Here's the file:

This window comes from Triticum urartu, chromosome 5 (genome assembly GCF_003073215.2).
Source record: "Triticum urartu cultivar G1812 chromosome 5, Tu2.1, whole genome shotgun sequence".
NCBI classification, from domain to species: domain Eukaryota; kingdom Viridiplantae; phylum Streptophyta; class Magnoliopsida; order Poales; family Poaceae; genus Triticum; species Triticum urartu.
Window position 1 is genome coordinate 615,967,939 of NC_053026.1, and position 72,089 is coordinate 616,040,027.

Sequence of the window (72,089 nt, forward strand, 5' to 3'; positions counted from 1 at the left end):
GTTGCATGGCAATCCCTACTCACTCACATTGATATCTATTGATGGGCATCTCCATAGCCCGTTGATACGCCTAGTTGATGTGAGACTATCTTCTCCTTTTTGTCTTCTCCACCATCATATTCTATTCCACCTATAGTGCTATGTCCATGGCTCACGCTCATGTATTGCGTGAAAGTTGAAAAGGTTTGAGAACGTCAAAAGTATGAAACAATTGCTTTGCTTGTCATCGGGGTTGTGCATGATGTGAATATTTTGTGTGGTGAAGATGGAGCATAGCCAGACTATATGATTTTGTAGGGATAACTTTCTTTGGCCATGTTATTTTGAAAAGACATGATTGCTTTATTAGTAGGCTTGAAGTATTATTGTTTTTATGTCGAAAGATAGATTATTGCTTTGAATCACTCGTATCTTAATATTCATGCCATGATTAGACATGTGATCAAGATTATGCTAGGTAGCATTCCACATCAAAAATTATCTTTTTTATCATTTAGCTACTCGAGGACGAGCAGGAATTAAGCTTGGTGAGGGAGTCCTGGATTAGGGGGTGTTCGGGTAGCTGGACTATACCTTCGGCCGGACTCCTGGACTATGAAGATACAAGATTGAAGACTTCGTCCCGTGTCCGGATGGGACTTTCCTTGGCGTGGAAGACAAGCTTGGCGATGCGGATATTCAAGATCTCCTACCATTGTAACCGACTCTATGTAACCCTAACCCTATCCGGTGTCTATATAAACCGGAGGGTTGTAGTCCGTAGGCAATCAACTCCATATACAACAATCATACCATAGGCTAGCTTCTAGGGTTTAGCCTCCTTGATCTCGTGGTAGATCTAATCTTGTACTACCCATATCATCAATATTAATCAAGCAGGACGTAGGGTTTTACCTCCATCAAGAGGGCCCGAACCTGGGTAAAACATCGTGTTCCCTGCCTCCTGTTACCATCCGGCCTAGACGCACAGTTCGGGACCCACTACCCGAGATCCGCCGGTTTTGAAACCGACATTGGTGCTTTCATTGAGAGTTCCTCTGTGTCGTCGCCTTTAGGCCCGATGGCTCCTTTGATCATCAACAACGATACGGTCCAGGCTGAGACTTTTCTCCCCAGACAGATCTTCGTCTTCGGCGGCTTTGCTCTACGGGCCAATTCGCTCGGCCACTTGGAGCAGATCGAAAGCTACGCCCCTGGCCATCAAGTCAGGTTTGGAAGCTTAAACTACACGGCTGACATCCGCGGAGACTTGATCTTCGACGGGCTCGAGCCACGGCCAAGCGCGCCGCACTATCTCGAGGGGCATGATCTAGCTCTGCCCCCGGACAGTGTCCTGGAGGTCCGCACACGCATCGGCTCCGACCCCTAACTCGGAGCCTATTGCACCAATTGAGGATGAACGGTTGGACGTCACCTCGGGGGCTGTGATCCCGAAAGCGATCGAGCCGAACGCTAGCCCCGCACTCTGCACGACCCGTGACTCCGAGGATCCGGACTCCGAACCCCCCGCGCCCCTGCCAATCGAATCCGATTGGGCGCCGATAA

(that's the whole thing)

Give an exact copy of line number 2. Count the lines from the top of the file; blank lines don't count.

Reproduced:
Source record: "Triticum urartu cultivar G1812 chromosome 5, Tu2.1, whole genome shotgun sequence".